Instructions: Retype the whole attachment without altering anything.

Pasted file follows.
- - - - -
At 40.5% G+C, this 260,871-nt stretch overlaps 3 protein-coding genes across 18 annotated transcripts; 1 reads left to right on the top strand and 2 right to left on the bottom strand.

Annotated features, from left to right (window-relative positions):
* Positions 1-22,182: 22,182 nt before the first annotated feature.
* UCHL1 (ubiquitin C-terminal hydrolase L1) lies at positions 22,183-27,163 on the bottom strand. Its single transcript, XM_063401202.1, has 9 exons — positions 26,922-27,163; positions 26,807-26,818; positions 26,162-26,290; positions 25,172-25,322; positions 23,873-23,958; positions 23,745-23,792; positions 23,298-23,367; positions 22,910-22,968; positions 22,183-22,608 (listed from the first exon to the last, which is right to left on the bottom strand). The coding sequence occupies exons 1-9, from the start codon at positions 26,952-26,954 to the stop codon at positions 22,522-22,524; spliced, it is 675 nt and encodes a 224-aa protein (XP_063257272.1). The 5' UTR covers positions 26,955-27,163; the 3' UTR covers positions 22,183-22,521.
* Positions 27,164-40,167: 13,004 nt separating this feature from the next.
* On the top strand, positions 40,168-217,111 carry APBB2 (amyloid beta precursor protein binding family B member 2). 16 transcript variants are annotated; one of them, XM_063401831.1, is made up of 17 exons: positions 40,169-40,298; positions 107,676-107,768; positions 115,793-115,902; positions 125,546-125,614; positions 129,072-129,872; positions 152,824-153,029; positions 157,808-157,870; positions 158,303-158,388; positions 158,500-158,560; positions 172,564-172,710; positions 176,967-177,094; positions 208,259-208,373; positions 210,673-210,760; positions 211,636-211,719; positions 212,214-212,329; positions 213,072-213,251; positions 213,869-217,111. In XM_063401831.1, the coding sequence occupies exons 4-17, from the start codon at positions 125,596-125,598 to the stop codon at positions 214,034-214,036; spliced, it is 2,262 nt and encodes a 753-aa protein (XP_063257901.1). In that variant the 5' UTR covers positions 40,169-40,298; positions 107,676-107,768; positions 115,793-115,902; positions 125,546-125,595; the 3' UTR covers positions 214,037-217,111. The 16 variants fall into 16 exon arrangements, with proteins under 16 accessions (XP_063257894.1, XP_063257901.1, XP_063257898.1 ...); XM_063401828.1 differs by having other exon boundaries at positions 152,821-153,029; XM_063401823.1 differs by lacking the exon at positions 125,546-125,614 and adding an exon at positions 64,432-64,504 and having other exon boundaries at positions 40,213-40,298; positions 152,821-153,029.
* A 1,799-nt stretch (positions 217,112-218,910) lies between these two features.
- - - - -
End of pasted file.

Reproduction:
At 40.5% G+C, this 260,871-nt stretch overlaps 3 protein-coding genes across 18 annotated transcripts; 1 reads left to right on the top strand and 2 right to left on the bottom strand.

Annotated features, from left to right (window-relative positions):
* Positions 1-22,182: 22,182 nt before the first annotated feature.
* UCHL1 (ubiquitin C-terminal hydrolase L1) lies at positions 22,183-27,163 on the bottom strand. Its single transcript, XM_063401202.1, has 9 exons — positions 26,922-27,163; positions 26,807-26,818; positions 26,162-26,290; positions 25,172-25,322; positions 23,873-23,958; positions 23,745-23,792; positions 23,298-23,367; positions 22,910-22,968; positions 22,183-22,608 (listed from the first exon to the last, which is right to left on the bottom strand). The coding sequence occupies exons 1-9, from the start codon at positions 26,952-26,954 to the stop codon at positions 22,522-22,524; spliced, it is 675 nt and encodes a 224-aa protein (XP_063257272.1). The 5' UTR covers positions 26,955-27,163; the 3' UTR covers positions 22,183-22,521.
* Positions 27,164-40,167: 13,004 nt separating this feature from the next.
* On the top strand, positions 40,168-217,111 carry APBB2 (amyloid beta precursor protein binding family B member 2). 16 transcript variants are annotated; one of them, XM_063401831.1, is made up of 17 exons: positions 40,169-40,298; positions 107,676-107,768; positions 115,793-115,902; positions 125,546-125,614; positions 129,072-129,872; positions 152,824-153,029; positions 157,808-157,870; positions 158,303-158,388; positions 158,500-158,560; positions 172,564-172,710; positions 176,967-177,094; positions 208,259-208,373; positions 210,673-210,760; positions 211,636-211,719; positions 212,214-212,329; positions 213,072-213,251; positions 213,869-217,111. In XM_063401831.1, the coding sequence occupies exons 4-17, from the start codon at positions 125,596-125,598 to the stop codon at positions 214,034-214,036; spliced, it is 2,262 nt and encodes a 753-aa protein (XP_063257901.1). In that variant the 5' UTR covers positions 40,169-40,298; positions 107,676-107,768; positions 115,793-115,902; positions 125,546-125,595; the 3' UTR covers positions 214,037-217,111. The 16 variants fall into 16 exon arrangements, with proteins under 16 accessions (XP_063257894.1, XP_063257901.1, XP_063257898.1 ...); XM_063401828.1 differs by having other exon boundaries at positions 152,821-153,029; XM_063401823.1 differs by lacking the exon at positions 125,546-125,614 and adding an exon at positions 64,432-64,504 and having other exon boundaries at positions 40,213-40,298; positions 152,821-153,029.
* A 1,799-nt stretch (positions 217,112-218,910) lies between these two features.